Department for Public Health
Epidemiology and Health Planning
What is Listeriosis?
Listeriosis is a serious infection usually caused by eating food contaminated with the bacterium Listeria monocytogenes. It has been recognized as an important public health problem in the United States, with an estimated 2,500 persons becoming seriously ill each year, of which, 500 die. The disease affects primarily pregnant women, newborns, and people with weakened immune systems. It can be avoided by following a few simple food avoidance and food preparation guidelines.
What are the symptoms of listeriosis?
Symptoms of listeriosis include fever, muscle aches, and sometimes, gastrointestinal symptoms such as nausea or diarrhea. If infection spreads to the nervous system, symptoms such as headache, stiff neck, confusion, loss of balance, or convulsions can occur.
Infected pregnant women may experience only a mild, flu-like illness; however, infections during pregnancy can lead to premature delivery, infection of the newborn, or even stillbirth.
What is my risk for listeriosis?
In the United States, it is reported that 500 people a year die from listeriosis. Some people have higher risk than others. At increased risk are:
Pregnant women – They are about 20 times more likely than other healthy adults to get listeriosis. About one-third of listeriosis cases happen during pregnancy.
Newborns – Newborns rather than the pregnant women themselves suffer the serious effects of infection in pregnancy.
Persons with weakened immune systems
Persons with cancer, diabetes, or kidney disease
Person with AIDS – They are almost 300 times more likely to get listeriosis than people with normal immune systems.
Persons who take glucocorticosteroid medications
Healthy adults and children occasionally get infected with Listeria, but they rarely become seriously ill.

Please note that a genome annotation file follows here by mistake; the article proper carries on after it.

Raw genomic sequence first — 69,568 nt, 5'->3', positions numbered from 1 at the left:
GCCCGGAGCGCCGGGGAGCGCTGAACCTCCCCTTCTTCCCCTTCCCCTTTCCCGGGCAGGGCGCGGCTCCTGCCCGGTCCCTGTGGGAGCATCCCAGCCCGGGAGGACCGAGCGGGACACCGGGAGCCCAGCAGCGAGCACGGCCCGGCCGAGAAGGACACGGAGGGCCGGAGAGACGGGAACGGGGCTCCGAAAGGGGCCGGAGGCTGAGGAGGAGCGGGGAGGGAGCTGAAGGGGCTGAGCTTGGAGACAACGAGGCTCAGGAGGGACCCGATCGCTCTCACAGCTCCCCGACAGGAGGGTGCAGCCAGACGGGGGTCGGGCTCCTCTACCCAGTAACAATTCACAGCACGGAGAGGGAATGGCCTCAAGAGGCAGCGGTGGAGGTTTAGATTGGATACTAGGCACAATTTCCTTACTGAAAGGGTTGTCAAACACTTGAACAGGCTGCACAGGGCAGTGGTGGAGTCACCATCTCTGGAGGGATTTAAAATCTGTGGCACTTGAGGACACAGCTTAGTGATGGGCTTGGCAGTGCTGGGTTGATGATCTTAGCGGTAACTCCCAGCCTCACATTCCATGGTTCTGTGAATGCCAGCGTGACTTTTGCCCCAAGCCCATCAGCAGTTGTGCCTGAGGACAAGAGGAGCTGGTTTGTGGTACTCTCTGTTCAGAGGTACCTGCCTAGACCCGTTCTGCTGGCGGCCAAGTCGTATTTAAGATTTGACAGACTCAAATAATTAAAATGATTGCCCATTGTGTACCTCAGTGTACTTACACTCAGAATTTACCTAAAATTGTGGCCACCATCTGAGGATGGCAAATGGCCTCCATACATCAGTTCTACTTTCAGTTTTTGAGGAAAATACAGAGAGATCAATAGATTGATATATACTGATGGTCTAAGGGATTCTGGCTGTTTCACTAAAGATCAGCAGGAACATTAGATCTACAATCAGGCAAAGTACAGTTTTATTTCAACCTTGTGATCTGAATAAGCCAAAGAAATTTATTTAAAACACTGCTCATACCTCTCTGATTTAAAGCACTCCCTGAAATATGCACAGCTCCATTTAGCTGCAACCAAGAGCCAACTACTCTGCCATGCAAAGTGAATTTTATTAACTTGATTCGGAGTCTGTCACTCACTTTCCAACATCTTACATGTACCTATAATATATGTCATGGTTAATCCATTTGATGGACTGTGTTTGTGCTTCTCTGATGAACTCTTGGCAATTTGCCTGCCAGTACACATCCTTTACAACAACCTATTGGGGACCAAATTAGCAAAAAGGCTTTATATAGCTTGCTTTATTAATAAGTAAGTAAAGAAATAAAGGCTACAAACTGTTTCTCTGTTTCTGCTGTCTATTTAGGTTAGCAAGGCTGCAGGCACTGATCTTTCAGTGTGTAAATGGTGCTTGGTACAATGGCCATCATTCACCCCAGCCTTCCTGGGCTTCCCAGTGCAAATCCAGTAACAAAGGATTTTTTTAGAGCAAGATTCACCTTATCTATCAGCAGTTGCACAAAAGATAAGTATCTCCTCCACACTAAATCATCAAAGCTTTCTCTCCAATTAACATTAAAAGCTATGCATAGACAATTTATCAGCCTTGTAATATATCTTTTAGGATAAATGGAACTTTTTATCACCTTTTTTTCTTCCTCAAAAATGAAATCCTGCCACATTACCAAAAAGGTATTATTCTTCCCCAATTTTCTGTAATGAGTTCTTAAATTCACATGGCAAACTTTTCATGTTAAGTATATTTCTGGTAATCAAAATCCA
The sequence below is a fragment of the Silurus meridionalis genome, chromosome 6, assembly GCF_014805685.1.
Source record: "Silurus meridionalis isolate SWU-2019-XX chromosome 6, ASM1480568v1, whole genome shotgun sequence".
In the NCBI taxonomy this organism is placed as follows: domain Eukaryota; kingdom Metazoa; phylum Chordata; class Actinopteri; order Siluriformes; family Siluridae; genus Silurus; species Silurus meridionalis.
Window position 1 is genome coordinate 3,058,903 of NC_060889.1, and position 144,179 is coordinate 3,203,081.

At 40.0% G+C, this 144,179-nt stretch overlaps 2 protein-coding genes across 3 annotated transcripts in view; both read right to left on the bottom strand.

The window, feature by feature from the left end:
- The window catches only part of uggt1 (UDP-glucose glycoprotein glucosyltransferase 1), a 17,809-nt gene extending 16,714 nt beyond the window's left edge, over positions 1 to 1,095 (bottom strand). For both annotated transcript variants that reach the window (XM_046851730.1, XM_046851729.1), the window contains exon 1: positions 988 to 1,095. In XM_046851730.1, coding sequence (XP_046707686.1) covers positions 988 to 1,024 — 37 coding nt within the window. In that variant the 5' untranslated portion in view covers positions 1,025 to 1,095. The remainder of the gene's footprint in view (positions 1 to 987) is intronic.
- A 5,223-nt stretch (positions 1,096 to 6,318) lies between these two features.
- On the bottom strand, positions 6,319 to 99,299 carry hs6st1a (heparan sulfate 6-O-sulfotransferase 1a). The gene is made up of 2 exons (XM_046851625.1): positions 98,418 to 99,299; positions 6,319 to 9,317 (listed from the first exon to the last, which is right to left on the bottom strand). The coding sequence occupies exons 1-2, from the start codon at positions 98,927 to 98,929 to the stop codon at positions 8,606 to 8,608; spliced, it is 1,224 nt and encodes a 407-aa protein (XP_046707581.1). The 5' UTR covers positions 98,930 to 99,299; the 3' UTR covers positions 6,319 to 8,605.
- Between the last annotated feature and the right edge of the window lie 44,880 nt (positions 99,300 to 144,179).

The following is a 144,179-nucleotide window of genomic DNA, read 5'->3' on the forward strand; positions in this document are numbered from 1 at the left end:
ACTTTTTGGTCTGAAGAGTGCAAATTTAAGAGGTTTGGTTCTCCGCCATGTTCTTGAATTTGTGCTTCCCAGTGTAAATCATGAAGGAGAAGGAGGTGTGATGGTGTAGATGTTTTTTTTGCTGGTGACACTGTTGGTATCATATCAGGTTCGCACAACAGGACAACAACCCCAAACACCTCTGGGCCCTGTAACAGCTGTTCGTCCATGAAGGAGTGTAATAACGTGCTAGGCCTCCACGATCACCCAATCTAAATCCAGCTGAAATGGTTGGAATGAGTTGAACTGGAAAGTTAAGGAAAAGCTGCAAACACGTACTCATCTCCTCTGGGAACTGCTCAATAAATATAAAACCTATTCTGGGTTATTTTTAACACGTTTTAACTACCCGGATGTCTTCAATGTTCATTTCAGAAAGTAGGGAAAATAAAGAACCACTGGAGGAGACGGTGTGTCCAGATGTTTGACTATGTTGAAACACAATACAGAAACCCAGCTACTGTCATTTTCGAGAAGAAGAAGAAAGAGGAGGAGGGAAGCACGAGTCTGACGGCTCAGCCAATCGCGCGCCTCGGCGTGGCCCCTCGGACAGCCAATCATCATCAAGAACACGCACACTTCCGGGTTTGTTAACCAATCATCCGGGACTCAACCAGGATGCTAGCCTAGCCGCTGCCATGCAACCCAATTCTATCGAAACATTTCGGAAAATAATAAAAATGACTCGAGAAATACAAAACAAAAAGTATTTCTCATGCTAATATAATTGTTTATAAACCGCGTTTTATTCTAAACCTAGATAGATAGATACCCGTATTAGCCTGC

How does Listeria get into food?
Listeria monocytogenes is found in soil and water. Vegetables can become contaminated from the soil or from manure used as fertilizer. Animals carry the bacterium without appearing ill and can contaminate foods of animal origin such as meats and dairy products. The bacterium has been found in a variety of raw foods, such as uncooked meats and vegetables, as well as in processed foods that become contaminated after processing, such as soft cheeses and cold cuts at the deli counter. Unpasteurized (raw) milk or foods made from unpasteurized milk may contain the bacterium.
How do you get Listeriosis?
You can get listeriosis by eating food contaminated with Listeria. Babies can be born with listeriosis if their mothers eat contaminated food during pregnancy. Although healthy persons may consume contaminated foods without becoming ill, those at increased risk for infection can probably get listeriosis after eating food contaminated with even a few bacteria. Persons at risk can prevent Listeria infection by avoiding certain high-risk foods and by handling food properly.
How can you reduce your risk for listeriosis?
Thoroughly cook raw food from animal sources, such as beef, pork, or poultry.
Wash raw vegetables thoroughly before eating.
Keep uncooked meats separate from vegetables and from cooked foods and ready-to-eat foods.
Avoid raw (unpasteurized) milk or foods made from raw milk.
Wash hands, knives, and cutting boards after handling uncooked foods.
Recommendations for persons at high risk, such as pregnant women and persons with weakened immune systems; In addition to the above recommendations:
Avoid soft cheeses such as feta, Brie, Camembert, blue-veined, and Mexican-style cheese. (Hard cheeses, processed cheeses, cream cheese, cottage cheese, or yogurt need not be avoided.)
Leftover foods or ready-to-eat foods, such as hot dogs, should be cooked until steaming hot before eating.
Although the risk of listeriosis associated with food from deli counters is relatively low, pregnant women and immunosupressed persons may choose to avoid these foods or thoroughly reheat cold cuts before eating.
What should you do if you’ve eaten a food recalled because of Listeria contamination?
The risk of an individual person developing Listeria infection after consumption of a contaminated product is very small. If you have eaten a contaminated product and do not have any symptoms, we do not recommend that you have any tests or treatment, even if you are in a high-risk group. However, if you are in a high-risk group, have eaten the contaminated product, and within 2 months become ill with fever or signs of serious illness, you should contact your physician and inform him or her about this exposure.
Can listeriosis be treated?
When infection occurs during pregnancy, antibiotics given promptly to the pregnant woman can often prevent infection of the fetus or newborn. Babies with listeriosis receive the same antibiotics as adults, although a combination of antibiotics is often used until physicians are certain of the diagnosis.